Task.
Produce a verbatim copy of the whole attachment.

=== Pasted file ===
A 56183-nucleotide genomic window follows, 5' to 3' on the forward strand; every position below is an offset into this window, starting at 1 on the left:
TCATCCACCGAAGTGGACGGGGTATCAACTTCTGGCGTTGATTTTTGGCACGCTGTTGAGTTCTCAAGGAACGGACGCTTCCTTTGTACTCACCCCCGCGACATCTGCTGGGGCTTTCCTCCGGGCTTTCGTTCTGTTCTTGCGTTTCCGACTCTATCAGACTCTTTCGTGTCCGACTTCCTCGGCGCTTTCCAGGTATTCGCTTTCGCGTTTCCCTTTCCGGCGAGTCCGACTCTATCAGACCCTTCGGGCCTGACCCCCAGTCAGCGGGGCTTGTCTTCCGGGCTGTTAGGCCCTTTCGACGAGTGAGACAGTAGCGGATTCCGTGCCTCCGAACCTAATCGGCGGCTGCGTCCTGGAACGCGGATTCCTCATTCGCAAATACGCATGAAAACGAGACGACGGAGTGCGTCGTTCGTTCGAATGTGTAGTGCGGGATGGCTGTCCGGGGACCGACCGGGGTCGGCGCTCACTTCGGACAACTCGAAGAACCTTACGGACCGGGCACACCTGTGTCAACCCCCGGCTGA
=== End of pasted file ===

A 56183-nucleotide genomic window follows, 5' to 3' on the forward strand; every position below is an offset into this window, starting at 1 on the left:
TCATCCACCGAAGTGGACGGGGTATCAACTTCTGGCGTTGATTTTTGGCACGCTGTTGAGTTCTCAAGGAACGGACGCTTCCTTTGTACTCACCCCCGCGACATCTGCTGGGGCTTTCCTCCGGGCTTTCGTTCTGTTCTTGCGTTTCCGACTCTATCAGACTCTTTCGTGTCCGACTTCCTCGGCGCTTTCCAGGTATTCGCTTTCGCGTTTCCCTTTCCGGCGAGTCCGACTCTATCAGACCCTTCGGGCCTGACCCCCAGTCAGCGGGGCTTGTCTTCCGGGCTGTTAGGCCCTTTCGACGAGTGAGACAGTAGCGGATTCCGTGCCTCCGAACCTAATCGGCGGCTGCGTCCTGGAACGCGGATTCCTCATTCGCAAATACGCATGAAAACGAGACGACGGAGTGCGTCGTTCGTTCGAATGTGTAGTGCGGGATGGCTGTCCGGGGACCGACCGGGGTCGGCGCTCACTTCGGACAACTCGAAGAACCTTACGGACCGGGCACACCTGTGTCAACCCCCGGCTGA